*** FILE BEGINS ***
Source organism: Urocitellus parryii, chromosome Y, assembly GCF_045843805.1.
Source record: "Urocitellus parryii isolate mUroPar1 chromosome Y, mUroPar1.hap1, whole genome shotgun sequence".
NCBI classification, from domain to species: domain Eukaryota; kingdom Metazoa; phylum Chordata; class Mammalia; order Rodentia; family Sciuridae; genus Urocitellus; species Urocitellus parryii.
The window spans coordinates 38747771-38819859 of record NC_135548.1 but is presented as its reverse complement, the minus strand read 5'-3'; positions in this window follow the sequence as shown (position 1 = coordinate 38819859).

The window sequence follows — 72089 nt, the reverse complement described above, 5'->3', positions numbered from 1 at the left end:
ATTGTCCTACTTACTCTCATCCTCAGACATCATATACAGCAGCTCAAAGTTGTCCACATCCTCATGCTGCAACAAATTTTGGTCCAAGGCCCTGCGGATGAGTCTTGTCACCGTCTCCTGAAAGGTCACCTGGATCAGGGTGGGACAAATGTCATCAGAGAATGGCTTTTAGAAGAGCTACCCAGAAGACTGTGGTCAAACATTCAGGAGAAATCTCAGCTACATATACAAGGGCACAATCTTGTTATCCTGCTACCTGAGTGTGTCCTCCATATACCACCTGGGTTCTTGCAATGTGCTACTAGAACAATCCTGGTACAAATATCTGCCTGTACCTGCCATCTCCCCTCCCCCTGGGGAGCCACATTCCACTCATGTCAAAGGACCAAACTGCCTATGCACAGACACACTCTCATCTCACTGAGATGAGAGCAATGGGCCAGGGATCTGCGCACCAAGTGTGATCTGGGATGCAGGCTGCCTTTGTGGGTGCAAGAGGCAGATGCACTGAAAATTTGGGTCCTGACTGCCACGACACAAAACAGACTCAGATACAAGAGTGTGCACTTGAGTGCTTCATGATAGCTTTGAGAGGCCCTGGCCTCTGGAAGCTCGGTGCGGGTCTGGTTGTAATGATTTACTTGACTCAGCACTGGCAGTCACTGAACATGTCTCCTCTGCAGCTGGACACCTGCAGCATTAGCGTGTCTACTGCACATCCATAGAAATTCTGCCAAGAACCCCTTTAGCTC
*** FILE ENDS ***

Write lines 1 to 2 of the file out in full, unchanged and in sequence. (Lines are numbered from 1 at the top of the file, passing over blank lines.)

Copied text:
Source organism: Urocitellus parryii, chromosome Y, assembly GCF_045843805.1.
Source record: "Urocitellus parryii isolate mUroPar1 chromosome Y, mUroPar1.hap1, whole genome shotgun sequence".